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Bill Gardner -- He's the longest serving secretary of state in U.S.


Inside a Concord bar, near the State House, two young state representatives, Steve Duprey, R-North Conway, and Bill Gardner, D-Manchester, were downing 50-cent draft beers. They were talking about who would run for secretary of state for New Hampshire.

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It was 1976. Bob Stark, the long-time secretary of state, had died from cancer earlier that summer. Deputy Secretary of State Ed Kelly took over Stark's duties, but said he had no interest in putting his name before the Legislature to run for the job, as had been the tradition. Kelly's decision put the position up for grabs for the first time in decades.
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Between Duprey and Gardner, the one best positioned to win an election for secretary of state was Duprey. For starters, Republicans were expected to keep the majority in elections that year. Though he was young, Duprey was already a committee chairman. He would likely face some competition inside the Republican caucus, but whomever they selected, by all accounts, would be the next secretary of state.
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A Democrat like Gardner shouldn't stand a chance. In fact, the last Democrat to be elected secretary of state was in 1923. But during their bar bull session, Gardner told Duprey that despite the political reality, he felt the job was what he was meant to do with this life. By the time the 1976 House elections were held, Gardner would be 28. He was running for his third term as a state representative. He loved elections and political history and the institutions that made them work. Time spent serving on the House Election Law Committee writing up rules and processes for an unprecedented special election for U.S. Senate was a thrill for Gardner.
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Duprey, though, was still interested in the position. He wasn't sure how long he would have the job, but it did sound rewarding. Meanwhile, Duprey's father and mentors at the State House said that law school was a better career path for him.
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Eventually, Duprey told Gardner he wouldn't run and was soon headed for Cornell Law School. Gardner was in as a candidate.

Just four years earlier, in 1972, 18-year-olds were given the right to vote. Now there were so many under 30-year-olds - roughly 40 of the 400 member New Hampshire House - that a bipartisan "Youth Caucus" was formed in 1975. One caucus founder, Rod O'Connor, D-Dover, said age was the only requirement to be a member. Other than that, "there were no hard and fast rules." Caucus meeting were often held at the local Legion bar.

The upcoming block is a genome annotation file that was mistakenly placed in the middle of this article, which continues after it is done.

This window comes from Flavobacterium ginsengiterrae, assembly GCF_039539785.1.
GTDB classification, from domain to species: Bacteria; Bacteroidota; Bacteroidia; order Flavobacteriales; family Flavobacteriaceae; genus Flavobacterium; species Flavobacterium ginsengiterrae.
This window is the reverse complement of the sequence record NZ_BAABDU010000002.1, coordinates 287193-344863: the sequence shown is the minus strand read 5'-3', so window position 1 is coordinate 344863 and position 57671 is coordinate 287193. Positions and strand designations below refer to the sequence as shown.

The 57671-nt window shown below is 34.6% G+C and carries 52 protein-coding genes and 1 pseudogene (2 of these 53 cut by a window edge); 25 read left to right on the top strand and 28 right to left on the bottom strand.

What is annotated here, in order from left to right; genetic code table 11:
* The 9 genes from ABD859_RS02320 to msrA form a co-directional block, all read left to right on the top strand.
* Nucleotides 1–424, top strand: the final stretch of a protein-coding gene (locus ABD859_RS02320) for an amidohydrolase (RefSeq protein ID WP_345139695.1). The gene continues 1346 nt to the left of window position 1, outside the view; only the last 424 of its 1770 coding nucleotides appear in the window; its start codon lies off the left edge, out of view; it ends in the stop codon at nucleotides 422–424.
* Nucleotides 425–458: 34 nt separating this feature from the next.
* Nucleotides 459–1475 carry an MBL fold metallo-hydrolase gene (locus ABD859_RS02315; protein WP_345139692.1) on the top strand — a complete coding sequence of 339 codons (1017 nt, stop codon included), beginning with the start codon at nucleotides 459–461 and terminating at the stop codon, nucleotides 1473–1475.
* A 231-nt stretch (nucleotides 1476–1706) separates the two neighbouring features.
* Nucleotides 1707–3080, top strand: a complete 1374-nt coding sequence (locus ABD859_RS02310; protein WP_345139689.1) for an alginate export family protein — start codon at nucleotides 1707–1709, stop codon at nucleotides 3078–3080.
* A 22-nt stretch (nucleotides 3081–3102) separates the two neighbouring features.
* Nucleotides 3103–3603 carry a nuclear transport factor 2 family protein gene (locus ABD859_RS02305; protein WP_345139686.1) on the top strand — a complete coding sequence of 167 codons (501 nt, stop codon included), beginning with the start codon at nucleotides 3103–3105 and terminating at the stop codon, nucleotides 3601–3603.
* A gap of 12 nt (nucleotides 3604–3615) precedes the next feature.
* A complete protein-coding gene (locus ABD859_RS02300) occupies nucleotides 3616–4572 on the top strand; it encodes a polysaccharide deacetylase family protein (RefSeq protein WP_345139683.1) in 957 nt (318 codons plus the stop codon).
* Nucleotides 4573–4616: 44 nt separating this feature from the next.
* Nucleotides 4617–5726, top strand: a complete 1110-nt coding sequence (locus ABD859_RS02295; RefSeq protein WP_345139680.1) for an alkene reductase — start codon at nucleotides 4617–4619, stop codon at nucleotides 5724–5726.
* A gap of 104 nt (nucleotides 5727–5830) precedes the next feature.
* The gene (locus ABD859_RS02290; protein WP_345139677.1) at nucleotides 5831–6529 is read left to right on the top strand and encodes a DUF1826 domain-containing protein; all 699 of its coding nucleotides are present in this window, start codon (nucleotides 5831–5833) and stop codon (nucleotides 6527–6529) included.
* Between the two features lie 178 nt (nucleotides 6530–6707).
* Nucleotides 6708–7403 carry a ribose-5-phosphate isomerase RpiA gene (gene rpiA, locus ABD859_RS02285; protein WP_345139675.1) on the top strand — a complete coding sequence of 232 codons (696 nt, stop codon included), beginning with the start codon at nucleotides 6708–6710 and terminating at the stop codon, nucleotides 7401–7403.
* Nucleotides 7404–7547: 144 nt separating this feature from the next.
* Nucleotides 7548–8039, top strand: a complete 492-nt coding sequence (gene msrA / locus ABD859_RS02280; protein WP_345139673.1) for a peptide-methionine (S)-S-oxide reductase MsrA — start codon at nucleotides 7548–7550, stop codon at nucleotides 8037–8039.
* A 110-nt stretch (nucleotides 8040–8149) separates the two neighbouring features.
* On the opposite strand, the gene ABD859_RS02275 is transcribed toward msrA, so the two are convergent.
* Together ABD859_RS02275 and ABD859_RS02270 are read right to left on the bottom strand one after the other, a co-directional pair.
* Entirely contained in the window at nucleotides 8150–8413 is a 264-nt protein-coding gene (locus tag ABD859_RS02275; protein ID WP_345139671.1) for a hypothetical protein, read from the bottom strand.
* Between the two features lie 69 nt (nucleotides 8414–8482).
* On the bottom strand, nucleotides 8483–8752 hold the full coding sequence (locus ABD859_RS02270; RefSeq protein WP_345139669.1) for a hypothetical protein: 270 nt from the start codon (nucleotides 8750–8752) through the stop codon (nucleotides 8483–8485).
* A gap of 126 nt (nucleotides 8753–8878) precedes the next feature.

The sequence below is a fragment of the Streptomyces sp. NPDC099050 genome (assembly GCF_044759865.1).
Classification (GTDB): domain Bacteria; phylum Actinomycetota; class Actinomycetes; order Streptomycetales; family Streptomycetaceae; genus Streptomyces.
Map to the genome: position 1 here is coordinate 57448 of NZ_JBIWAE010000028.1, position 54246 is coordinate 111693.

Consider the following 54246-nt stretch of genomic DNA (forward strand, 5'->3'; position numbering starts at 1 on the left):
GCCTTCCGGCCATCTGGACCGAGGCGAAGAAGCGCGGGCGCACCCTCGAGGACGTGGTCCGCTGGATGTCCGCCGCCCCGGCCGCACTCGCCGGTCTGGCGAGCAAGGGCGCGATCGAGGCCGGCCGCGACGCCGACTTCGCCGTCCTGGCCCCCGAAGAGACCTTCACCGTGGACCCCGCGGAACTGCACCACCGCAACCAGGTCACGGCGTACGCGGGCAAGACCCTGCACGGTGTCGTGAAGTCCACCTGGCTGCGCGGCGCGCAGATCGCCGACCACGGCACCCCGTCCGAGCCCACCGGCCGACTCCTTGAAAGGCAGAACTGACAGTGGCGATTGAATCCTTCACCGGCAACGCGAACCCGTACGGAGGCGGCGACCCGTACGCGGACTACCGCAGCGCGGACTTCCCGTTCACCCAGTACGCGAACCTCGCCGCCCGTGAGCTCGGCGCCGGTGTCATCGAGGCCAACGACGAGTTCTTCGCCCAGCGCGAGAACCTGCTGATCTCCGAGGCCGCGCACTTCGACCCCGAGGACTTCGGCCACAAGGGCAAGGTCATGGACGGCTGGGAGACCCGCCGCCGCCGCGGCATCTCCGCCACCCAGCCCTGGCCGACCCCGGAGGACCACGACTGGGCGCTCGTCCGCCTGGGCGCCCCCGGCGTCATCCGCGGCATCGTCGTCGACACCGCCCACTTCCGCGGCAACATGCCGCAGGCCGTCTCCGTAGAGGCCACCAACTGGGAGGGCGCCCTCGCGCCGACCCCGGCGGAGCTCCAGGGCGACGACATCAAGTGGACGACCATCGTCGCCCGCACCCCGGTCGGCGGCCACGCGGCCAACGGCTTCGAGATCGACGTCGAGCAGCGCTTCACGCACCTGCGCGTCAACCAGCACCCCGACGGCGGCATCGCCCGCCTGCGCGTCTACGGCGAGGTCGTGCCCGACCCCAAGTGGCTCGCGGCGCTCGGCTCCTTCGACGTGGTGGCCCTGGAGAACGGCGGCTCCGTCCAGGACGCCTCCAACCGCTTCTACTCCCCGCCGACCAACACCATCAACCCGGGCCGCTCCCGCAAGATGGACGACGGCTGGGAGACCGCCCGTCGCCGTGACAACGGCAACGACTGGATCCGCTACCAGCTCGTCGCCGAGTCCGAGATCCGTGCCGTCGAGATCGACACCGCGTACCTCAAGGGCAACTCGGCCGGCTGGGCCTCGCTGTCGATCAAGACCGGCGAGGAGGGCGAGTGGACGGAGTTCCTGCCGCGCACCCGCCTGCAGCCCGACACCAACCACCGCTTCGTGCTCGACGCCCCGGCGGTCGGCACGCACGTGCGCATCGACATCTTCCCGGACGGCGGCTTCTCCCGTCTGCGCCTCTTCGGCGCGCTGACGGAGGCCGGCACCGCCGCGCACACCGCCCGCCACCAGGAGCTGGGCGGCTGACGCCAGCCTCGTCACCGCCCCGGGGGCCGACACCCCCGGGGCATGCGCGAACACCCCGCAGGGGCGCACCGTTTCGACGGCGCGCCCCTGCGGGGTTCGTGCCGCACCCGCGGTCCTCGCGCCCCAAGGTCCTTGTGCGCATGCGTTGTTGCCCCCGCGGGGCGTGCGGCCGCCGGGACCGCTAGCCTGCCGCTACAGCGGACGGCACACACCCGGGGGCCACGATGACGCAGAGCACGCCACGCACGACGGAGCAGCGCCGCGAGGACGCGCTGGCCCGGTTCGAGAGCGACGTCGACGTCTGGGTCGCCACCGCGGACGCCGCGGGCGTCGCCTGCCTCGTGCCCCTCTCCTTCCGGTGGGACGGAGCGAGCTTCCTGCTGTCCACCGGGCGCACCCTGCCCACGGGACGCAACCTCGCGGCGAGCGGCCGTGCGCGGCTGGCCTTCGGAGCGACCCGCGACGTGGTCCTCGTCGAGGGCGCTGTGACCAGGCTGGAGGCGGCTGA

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These young legislators were a new generation whose formative experiences were based in the civil rights era. Many were drawn to politics because of Vietnam or the fallout from the Watergate scandal.

This collegiality among younger House members ended up being critical to Gardner's chances at winning. Gardner began writing letters and personally visiting House members asking for the job. He said he would be non-partisan and focus on being competent. He especially reached out to Republican members, since they held a 230-194 majority.
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In the Republican caucus, two legislators sought the post. Longtime state Rep. Arthur Drake, R-Lancaster, resigned as House appropriations chair to run for secretary of state. Drake defeated state Rep. Ken Smith of Moultonborough in the caucus, but tellingly there were 10 write-in votes for Gardner.
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On the day of the vote, a story in the Nashua Telegraph called Drake the favorite for the job and didn't even mention Gardner. To the surprise of many people, Gardner won 218 to 174 in the House.

Enough Republicans had switched their votes to Gardner, who many would say simply outworked Drake.
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Gardner now is the longest serving secretary of state in the nation and in state history. Earlier this month, he was re-elected to serve in his 20th term. He was unopposed.

Next year, Gardner and Duprey, the state's Republican National Committeemen, will be among the select few who carry the burden of preserving the state's first-in-the-nation presidential primary.
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Presciently, on Gardner's second day as secretary of state in 1976, an Associated Press reporter stopped by his office for an interview. The last line of the story reads: "he feels like he's going to be around for a long time."
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James Pindell covers politics for WMUR. You can see his breaking news and analysis at WMUR.com/political scoop and on WMUR-TV.


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